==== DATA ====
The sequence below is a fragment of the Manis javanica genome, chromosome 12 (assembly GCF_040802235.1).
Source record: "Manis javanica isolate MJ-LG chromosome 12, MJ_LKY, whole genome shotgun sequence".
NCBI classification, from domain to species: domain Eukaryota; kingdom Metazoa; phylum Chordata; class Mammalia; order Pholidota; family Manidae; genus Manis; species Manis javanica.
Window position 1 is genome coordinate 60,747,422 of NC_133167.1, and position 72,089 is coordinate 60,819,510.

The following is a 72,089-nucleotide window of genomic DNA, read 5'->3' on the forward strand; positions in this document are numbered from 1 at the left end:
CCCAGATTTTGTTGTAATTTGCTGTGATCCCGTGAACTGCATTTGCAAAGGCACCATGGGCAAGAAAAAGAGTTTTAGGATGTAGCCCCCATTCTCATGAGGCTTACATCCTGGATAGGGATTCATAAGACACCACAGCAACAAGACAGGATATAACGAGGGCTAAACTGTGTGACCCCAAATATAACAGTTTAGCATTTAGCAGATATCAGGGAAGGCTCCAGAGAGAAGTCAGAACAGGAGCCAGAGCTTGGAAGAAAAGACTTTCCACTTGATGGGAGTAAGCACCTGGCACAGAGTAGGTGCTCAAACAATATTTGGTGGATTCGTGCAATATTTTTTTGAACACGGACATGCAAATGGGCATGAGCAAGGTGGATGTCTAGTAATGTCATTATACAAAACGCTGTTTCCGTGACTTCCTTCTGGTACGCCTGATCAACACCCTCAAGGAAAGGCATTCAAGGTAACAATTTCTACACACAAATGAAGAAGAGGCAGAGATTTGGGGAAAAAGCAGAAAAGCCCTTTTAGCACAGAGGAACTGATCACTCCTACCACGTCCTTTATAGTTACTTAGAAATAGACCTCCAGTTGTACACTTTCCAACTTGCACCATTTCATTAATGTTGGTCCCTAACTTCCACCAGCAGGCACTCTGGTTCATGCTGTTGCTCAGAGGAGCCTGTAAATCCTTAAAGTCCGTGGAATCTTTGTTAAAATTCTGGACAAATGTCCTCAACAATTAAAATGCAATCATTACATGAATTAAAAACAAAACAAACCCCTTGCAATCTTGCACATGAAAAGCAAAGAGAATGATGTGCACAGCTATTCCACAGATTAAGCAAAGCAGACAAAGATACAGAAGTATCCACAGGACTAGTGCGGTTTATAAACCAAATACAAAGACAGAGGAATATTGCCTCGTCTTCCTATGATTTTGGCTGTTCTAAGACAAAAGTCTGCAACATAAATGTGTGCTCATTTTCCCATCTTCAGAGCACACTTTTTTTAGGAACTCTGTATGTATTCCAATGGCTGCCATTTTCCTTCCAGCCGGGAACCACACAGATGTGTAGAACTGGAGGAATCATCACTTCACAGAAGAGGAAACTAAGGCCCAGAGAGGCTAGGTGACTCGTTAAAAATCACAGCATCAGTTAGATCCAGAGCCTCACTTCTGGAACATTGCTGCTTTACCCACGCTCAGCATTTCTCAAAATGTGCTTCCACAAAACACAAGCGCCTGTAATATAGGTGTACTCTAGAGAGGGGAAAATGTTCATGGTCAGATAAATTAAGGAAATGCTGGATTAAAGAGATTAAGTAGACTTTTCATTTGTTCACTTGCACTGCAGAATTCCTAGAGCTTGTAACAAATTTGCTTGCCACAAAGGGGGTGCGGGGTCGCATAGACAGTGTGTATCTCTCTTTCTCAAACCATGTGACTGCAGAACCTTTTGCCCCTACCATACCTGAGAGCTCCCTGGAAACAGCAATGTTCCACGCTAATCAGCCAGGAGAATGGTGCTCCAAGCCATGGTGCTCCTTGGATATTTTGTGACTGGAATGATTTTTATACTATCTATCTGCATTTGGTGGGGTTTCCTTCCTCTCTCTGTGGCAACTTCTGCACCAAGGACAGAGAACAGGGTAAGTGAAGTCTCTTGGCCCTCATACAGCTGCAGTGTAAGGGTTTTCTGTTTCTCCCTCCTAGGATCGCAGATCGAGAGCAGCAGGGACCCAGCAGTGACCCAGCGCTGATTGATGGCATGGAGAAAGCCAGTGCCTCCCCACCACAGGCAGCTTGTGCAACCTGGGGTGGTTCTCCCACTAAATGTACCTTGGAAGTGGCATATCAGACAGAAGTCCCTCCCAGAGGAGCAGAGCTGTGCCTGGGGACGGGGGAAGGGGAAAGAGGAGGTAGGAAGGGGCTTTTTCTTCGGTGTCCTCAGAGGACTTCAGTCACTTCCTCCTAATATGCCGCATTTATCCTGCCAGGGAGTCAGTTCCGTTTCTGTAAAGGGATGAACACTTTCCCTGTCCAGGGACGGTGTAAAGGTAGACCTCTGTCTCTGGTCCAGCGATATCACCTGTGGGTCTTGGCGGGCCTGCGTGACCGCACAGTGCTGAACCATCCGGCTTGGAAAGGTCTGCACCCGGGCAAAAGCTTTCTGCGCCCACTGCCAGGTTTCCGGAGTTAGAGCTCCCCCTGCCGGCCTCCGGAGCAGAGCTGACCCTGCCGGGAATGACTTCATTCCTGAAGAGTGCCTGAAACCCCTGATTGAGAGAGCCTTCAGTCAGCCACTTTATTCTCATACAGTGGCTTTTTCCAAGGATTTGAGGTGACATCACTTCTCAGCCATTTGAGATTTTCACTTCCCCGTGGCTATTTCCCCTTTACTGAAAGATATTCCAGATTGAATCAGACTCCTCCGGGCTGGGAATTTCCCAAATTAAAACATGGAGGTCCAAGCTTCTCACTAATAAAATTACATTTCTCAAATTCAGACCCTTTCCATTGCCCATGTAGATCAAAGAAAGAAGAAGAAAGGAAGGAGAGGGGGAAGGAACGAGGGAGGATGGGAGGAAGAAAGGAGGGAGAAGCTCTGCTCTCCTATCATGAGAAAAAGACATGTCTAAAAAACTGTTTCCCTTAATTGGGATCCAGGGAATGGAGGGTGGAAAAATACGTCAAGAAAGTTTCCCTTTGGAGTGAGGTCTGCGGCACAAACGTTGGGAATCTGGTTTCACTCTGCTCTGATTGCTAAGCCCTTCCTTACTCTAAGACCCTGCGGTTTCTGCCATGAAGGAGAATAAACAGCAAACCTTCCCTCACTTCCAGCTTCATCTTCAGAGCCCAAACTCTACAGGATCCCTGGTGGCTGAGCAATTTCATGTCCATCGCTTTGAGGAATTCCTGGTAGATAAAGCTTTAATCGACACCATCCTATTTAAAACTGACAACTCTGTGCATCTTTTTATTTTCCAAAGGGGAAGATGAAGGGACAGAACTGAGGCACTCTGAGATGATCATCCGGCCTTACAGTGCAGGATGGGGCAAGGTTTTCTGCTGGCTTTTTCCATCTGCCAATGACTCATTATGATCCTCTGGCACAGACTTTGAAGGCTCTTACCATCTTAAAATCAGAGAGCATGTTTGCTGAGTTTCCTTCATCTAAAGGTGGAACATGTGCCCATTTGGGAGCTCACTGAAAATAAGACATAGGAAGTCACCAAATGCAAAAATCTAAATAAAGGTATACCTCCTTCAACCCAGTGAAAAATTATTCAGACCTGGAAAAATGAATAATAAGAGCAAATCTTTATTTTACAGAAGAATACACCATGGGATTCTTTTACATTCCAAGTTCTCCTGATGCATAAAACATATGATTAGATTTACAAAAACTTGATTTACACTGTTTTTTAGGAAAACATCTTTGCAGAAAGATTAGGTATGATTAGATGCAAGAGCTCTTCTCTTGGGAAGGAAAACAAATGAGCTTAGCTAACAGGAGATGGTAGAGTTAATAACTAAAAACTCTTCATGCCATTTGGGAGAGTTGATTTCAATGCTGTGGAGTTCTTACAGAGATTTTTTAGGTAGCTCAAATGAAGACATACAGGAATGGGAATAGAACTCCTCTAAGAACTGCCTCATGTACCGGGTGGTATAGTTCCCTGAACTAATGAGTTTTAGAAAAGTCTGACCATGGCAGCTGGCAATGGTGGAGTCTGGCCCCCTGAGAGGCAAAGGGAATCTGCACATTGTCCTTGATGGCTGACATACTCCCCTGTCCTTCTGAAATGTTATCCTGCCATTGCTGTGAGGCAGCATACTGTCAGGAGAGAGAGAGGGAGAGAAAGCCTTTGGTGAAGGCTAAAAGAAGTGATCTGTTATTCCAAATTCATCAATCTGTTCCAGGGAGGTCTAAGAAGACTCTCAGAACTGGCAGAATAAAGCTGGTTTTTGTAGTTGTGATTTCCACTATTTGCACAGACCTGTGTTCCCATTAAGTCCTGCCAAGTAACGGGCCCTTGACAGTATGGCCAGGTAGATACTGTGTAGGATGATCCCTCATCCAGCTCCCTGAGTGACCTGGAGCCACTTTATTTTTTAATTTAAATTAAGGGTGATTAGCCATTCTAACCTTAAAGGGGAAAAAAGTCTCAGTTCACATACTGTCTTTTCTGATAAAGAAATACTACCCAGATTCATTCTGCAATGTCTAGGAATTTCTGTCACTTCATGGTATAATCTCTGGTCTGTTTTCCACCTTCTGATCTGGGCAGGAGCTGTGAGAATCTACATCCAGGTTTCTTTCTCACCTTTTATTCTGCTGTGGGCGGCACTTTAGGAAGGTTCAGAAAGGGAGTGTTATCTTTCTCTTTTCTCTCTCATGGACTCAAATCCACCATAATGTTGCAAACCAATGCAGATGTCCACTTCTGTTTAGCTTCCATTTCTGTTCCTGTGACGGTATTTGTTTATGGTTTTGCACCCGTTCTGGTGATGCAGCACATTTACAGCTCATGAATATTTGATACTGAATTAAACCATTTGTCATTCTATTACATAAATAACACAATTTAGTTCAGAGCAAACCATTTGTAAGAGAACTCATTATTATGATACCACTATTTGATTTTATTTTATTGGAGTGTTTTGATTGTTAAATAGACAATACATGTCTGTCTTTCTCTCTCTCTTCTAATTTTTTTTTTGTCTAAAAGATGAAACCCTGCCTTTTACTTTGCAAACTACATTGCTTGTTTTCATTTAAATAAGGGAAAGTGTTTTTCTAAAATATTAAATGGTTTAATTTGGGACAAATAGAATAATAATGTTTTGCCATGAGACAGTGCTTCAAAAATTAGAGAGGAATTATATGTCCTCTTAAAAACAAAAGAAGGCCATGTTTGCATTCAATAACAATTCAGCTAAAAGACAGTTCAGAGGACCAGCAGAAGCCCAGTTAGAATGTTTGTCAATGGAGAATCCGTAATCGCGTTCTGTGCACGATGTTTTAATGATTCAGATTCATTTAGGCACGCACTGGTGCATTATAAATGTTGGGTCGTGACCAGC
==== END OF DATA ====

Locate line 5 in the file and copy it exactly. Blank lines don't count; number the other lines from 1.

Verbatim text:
The following is a 72,089-nucleotide window of genomic DNA, read 5'->3' on the forward strand; positions in this document are numbered from 1 at the left end: